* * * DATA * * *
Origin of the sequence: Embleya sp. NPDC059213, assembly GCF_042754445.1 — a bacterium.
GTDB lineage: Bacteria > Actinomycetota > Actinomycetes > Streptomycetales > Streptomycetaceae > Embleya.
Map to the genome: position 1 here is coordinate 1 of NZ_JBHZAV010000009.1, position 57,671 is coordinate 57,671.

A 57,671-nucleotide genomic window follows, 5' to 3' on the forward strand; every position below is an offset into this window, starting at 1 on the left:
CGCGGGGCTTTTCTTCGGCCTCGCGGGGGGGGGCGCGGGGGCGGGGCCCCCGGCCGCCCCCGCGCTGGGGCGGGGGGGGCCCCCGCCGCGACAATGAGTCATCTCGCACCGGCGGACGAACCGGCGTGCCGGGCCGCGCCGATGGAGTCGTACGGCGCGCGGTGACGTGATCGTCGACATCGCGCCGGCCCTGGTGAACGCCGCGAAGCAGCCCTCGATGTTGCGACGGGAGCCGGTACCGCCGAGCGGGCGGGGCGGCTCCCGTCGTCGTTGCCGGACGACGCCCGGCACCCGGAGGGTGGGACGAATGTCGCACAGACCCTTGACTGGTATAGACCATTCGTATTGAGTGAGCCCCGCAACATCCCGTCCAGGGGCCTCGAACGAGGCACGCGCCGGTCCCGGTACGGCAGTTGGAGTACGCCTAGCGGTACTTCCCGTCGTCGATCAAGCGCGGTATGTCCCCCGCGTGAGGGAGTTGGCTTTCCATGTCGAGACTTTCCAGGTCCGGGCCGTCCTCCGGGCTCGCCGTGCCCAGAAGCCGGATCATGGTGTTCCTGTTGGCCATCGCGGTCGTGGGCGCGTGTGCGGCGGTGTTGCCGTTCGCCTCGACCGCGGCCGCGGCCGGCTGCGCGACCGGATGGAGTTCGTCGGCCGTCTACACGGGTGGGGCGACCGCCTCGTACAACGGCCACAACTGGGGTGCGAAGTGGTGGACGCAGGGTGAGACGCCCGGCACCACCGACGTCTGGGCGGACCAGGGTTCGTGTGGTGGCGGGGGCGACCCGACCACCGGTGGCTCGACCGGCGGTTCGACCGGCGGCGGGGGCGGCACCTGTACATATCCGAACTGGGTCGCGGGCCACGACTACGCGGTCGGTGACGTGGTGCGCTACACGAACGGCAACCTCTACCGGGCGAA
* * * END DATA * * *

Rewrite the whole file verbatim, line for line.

Origin of the sequence: Embleya sp. NPDC059213, assembly GCF_042754445.1 — a bacterium.
GTDB lineage: Bacteria > Actinomycetota > Actinomycetes > Streptomycetales > Streptomycetaceae > Embleya.
Map to the genome: position 1 here is coordinate 1 of NZ_JBHZAV010000009.1, position 57,671 is coordinate 57,671.

A 57,671-nucleotide genomic window follows, 5' to 3' on the forward strand; every position below is an offset into this window, starting at 1 on the left:
CGCGGGGCTTTTCTTCGGCCTCGCGGGGGGGGGCGCGGGGGCGGGGCCCCCGGCCGCCCCCGCGCTGGGGCGGGGGGGGCCCCCGCCGCGACAATGAGTCATCTCGCACCGGCGGACGAACCGGCGTGCCGGGCCGCGCCGATGGAGTCGTACGGCGCGCGGTGACGTGATCGTCGACATCGCGCCGGCCCTGGTGAACGCCGCGAAGCAGCCCTCGATGTTGCGACGGGAGCCGGTACCGCCGAGCGGGCGGGGCGGCTCCCGTCGTCGTTGCCGGACGACGCCCGGCACCCGGAGGGTGGGACGAATGTCGCACAGACCCTTGACTGGTATAGACCATTCGTATTGAGTGAGCCCCGCAACATCCCGTCCAGGGGCCTCGAACGAGGCACGCGCCGGTCCCGGTACGGCAGTTGGAGTACGCCTAGCGGTACTTCCCGTCGTCGATCAAGCGCGGTATGTCCCCCGCGTGAGGGAGTTGGCTTTCCATGTCGAGACTTTCCAGGTCCGGGCCGTCCTCCGGGCTCGCCGTGCCCAGAAGCCGGATCATGGTGTTCCTGTTGGCCATCGCGGTCGTGGGCGCGTGTGCGGCGGTGTTGCCGTTCGCCTCGACCGCGGCCGCGGCCGGCTGCGCGACCGGATGGAGTTCGTCGGCCGTCTACACGGGTGGGGCGACCGCCTCGTACAACGGCCACAACTGGGGTGCGAAGTGGTGGACGCAGGGTGAGACGCCCGGCACCACCGACGTCTGGGCGGACCAGGGTTCGTGTGGTGGCGGGGGCGACCCGACCACCGGTGGCTCGACCGGCGGTTCGACCGGCGGCGGGGGCGGCACCTGTACATATCCGAACTGGGTCGCGGGCCACGACTACGCGGTCGGTGACGTGGTGCGCTACACGAACGGCAACCTCTACCGGGCGAA